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For Al Pacino, a heartfelt hooo-yah!

Fellow performers pay glowing tribute to the actor, recipient of this year's American Cinematheque Award.

October 24, 2005|Susan King | Times Staff Writer

Al Pacino has uttered some of the most memorable lines on-screen -- from "Attica! "Attica!" in "Dog Day Afternoon" to "Say hello to my little friend" in "Scarface" to "Just when I thought that I was out they pull me back in" from "The Godfather: Part III.'"

But he said he was at a loss for words Friday evening when he accepted the American Cinematheque Award at the Beverly Hills Hilton.

"You think you're going to be able to speak at something like this," he told the black-tie audience. "I'm overwhelmed."

Pacino was the 20th recipient of the award. Previous winners include Steve Martin, Nicole Kidman, Robin Williams and Denzel Washington. The ceremony was also a fundraiser for the Cinematheque's film and video programs at the Egyptian Theatre in Hollywood and the Aero Theatre in Santa Monica. An edited version of the show will be shown Jan. 22 on the AMC cable channel.

Considered one of the greatest actors of this or any generation, the 65-year-old Pacino has received eight Oscar nominations -- he won best actor for 1992's "Scent of a Woman." And he's been a movie star since his mesmerizing turn as Michael Corleone in 1972's "The Godfather." He's also a Tony Award-winning stage actor and received an Emmy last year for the HBO miniseries "Angels in America."

During the tribute, hosted by Jeremy Piven, performer after performer took the stage to sing Pacino's praises.

James Caan, who played Pacino's big brother Sonny in "The Godfather," recalled that director Francis Ford Coppola had to fight to get Pacino cast.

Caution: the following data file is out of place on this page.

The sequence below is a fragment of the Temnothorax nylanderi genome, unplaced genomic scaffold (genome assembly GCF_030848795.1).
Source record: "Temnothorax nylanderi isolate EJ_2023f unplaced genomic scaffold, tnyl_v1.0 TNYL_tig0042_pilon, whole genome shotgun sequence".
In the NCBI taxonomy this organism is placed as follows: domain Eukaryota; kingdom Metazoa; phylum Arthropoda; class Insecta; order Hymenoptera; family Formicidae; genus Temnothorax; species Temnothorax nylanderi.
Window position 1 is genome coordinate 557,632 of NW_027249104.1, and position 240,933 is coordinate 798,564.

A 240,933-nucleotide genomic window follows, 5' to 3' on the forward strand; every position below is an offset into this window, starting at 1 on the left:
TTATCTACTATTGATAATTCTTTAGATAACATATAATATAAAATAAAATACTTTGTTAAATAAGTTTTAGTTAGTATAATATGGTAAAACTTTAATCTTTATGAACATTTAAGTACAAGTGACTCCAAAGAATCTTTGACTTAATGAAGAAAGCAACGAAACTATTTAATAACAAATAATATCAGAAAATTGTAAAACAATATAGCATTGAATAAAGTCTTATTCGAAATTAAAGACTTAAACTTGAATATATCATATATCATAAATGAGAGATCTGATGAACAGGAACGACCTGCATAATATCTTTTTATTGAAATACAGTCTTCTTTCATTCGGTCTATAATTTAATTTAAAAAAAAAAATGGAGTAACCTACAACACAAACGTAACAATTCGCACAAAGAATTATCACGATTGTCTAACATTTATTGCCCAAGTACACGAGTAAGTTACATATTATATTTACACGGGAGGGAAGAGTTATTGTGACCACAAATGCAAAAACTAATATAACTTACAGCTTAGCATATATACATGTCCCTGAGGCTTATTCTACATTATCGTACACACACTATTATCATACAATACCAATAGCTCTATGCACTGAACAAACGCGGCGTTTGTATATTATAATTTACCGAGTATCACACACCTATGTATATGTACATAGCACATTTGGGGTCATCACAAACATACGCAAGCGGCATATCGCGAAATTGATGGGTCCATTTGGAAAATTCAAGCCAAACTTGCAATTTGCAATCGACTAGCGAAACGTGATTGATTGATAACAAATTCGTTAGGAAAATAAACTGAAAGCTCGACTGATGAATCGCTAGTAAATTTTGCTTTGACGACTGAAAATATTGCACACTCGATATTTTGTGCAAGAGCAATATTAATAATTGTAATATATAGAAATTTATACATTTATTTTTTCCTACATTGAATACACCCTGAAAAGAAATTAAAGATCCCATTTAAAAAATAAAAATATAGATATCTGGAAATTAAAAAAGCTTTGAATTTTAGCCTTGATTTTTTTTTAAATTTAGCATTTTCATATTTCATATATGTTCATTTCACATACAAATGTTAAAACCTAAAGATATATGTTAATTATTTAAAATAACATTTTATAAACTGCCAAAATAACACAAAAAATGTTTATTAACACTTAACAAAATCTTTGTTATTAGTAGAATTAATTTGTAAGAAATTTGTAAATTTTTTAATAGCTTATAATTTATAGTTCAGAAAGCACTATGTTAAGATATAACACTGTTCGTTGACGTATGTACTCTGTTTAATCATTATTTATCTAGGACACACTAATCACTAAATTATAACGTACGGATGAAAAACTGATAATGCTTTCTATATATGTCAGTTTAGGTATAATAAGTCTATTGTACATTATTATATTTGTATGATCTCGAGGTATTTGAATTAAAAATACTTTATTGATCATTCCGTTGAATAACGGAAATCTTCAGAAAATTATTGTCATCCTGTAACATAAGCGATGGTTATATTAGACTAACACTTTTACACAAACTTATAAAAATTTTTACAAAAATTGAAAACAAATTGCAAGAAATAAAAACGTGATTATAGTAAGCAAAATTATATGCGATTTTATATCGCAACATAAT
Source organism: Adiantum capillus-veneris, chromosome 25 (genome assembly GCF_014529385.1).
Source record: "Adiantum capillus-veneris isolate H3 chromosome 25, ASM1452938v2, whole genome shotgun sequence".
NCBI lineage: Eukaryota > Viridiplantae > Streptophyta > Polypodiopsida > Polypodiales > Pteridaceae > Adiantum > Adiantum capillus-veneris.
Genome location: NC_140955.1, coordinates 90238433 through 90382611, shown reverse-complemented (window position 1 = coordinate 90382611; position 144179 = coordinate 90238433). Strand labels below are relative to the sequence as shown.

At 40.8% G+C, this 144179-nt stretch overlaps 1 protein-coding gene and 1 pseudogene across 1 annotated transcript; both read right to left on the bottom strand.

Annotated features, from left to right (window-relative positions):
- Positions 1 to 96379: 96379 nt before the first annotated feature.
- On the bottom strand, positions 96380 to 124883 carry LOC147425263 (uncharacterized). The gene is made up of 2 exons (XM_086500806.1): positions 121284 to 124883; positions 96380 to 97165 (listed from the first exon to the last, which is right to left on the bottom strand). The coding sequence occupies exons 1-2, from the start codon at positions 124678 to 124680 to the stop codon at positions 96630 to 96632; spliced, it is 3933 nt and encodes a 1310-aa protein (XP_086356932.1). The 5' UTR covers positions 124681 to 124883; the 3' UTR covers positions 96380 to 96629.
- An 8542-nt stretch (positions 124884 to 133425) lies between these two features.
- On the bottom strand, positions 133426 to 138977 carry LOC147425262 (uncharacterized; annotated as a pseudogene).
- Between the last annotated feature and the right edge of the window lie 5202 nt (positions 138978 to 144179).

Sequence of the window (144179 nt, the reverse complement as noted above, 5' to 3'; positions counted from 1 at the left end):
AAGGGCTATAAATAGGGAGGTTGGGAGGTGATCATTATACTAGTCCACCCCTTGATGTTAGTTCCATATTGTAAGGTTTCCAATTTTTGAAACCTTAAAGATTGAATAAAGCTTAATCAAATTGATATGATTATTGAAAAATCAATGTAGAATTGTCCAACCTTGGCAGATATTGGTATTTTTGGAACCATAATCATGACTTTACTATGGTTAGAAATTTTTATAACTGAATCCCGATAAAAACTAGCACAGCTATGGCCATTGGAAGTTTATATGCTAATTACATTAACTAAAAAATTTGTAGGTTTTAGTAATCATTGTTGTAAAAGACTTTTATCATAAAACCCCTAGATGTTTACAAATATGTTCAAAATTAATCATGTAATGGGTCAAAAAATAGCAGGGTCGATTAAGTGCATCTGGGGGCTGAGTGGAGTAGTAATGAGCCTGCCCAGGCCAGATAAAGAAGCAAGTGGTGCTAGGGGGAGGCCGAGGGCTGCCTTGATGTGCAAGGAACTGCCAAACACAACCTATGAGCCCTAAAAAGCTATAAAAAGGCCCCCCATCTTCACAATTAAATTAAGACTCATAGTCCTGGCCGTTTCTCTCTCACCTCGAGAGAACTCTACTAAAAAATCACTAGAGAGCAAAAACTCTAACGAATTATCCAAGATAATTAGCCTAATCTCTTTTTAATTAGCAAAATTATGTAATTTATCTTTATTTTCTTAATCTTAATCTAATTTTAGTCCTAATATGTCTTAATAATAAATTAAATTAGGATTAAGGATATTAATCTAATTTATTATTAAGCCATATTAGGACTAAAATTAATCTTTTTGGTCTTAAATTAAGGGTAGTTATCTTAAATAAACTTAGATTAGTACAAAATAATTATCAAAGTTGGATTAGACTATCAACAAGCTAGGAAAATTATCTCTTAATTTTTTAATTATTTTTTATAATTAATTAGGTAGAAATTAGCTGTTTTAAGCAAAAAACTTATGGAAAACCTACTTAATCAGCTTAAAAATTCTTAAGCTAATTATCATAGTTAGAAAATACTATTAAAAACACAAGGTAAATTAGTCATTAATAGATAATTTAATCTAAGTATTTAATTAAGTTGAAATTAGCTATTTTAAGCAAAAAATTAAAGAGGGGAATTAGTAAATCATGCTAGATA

"The executives didn't want Pacino," he said. "If it weren't for Francis being so stubborn, we would have all been cheated of Pacino's performance." Longtime friend and "Heat" costar Jon Voight recalled Pacino as a good friend who once took a consoling walk on the beach with the actor during a particularly low point in Voight's life."I asked Al if I was a good actor," he said. "Eventually he said, 'Jon, you're a great actor.' It made all the difference to me. To sustain a career in this business is a miracle. When you look at Al Pacino, you see the magic, the poetry. There's magic in his every emotion."

In a taped statement, Meryl Streep said: "I'm still in awe of you as an actor. There's nobody fiercer -- you are relentless in your pursuit of a character.

"In normal life," she deadpanned, "well, you're just kind of regular."

A nattily dressed Bruce Willis, who received the Cinematheque honor in 2000, gave the award to Pacino. Willis recalled how seeing "The Godfather" in 1972 changed his life: "It was then I decided I was going to be an actor, which sounded like a bad idea at the time, but it worked out. When you're in films where people walk around their house doing scenes and lines from your movies, then you've made it."

Accepting his award, Pacino told the crowd what being an actor has meant to him.

"I was at an event with young actors and they asked what advice I had. I really didn't have any. We're all so different ... The fact that you want to do it -- that could take you far. Acting has taken me very far -- all over the world."

With tears welling in his eyes, he added: "I wish I would say more about what's in my heart, but I've always needed a writer."

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